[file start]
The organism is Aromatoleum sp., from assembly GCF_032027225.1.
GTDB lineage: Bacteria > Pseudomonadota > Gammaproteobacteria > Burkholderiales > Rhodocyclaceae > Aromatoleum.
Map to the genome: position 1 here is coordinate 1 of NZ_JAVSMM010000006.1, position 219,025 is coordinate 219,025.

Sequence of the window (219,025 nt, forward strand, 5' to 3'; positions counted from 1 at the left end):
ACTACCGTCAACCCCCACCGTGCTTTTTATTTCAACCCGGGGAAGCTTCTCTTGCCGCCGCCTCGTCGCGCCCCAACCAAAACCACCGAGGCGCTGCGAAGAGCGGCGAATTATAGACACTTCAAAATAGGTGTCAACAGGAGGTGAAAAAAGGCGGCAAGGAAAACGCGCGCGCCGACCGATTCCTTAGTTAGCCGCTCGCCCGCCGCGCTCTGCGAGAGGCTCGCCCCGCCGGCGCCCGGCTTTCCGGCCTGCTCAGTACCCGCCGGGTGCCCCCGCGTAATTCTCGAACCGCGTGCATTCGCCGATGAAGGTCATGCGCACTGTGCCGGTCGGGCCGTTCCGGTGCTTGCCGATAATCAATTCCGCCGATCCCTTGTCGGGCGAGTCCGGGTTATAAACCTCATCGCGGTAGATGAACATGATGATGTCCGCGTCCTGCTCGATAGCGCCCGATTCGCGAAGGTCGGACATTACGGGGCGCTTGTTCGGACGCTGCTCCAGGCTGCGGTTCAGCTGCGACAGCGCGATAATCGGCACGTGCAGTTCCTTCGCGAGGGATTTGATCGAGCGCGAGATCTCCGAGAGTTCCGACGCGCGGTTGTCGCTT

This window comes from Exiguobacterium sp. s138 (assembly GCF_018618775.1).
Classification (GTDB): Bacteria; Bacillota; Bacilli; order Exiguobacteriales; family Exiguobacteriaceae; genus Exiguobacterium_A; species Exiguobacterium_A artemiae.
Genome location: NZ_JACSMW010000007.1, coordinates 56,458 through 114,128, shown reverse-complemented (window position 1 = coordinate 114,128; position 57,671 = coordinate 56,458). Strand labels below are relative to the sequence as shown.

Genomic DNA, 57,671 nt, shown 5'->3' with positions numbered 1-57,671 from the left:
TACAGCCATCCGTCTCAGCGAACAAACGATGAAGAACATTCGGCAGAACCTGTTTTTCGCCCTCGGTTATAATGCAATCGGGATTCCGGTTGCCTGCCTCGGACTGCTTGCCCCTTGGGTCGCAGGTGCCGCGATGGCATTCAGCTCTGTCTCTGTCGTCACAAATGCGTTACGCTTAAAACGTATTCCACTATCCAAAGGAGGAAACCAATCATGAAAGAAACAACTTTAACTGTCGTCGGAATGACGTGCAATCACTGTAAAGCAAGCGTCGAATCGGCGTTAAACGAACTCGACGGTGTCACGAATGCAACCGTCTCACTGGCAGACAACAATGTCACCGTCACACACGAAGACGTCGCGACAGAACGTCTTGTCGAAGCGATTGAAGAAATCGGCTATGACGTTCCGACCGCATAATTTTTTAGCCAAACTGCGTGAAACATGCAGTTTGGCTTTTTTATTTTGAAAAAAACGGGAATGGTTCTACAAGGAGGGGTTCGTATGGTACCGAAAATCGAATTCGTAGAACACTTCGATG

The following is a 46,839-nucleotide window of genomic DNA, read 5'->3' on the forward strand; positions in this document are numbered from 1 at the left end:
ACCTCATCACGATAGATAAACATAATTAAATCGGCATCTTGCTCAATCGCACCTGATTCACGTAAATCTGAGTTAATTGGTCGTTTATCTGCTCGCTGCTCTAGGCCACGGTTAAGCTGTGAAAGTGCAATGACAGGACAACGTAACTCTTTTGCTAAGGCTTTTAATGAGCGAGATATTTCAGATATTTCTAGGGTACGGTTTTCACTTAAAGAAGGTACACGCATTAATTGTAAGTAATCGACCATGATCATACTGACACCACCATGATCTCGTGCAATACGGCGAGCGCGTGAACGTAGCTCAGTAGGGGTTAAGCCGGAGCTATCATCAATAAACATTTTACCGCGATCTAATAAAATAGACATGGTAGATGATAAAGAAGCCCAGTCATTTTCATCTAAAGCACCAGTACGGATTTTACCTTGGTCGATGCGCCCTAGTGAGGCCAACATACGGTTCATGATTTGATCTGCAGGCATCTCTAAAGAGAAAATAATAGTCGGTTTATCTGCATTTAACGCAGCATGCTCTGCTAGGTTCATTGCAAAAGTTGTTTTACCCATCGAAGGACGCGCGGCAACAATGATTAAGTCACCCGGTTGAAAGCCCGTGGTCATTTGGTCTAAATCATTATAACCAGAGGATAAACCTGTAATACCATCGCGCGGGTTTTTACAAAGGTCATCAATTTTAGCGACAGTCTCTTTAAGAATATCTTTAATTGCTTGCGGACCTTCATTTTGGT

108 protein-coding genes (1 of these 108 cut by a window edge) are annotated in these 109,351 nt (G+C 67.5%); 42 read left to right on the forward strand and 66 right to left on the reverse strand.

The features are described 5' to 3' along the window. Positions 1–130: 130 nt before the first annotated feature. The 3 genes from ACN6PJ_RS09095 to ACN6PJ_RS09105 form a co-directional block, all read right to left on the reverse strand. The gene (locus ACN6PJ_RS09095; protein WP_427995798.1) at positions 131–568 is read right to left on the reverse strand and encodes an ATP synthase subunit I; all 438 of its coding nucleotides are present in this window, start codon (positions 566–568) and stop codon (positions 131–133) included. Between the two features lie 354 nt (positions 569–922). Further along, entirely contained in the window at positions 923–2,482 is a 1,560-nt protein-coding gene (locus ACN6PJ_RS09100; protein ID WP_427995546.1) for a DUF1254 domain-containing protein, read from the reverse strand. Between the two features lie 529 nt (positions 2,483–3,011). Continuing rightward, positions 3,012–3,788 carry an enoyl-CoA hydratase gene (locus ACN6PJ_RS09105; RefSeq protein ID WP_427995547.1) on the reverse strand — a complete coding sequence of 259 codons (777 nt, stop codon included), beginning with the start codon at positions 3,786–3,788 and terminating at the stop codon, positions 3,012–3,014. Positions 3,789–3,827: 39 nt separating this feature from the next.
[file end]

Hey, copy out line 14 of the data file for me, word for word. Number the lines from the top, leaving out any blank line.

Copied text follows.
The features are described 5' to 3' along the window. Positions 1–130: 130 nt before the first annotated feature. The 3 genes from ACN6PJ_RS09095 to ACN6PJ_RS09105 form a co-directional block, all read right to left on the reverse strand. The gene (locus ACN6PJ_RS09095; protein WP_427995798.1) at positions 131–568 is read right to left on the reverse strand and encodes an ATP synthase subunit I; all 438 of its coding nucleotides are present in this window, start codon (positions 566–568) and stop codon (positions 131–133) included. Between the two features lie 354 nt (positions 569–922). Further along, entirely contained in the window at positions 923–2,482 is a 1,560-nt protein-coding gene (locus ACN6PJ_RS09100; protein ID WP_427995546.1) for a DUF1254 domain-containing protein, read from the reverse strand. Between the two features lie 529 nt (positions 2,483–3,011). Continuing rightward, positions 3,012–3,788 carry an enoyl-CoA hydratase gene (locus ACN6PJ_RS09105; RefSeq protein ID WP_427995547.1) on the reverse strand — a complete coding sequence of 259 codons (777 nt, stop codon included), beginning with the start codon at positions 3,786–3,788 and terminating at the stop codon, positions 3,012–3,014. Positions 3,789–3,827: 39 nt separating this feature from the next.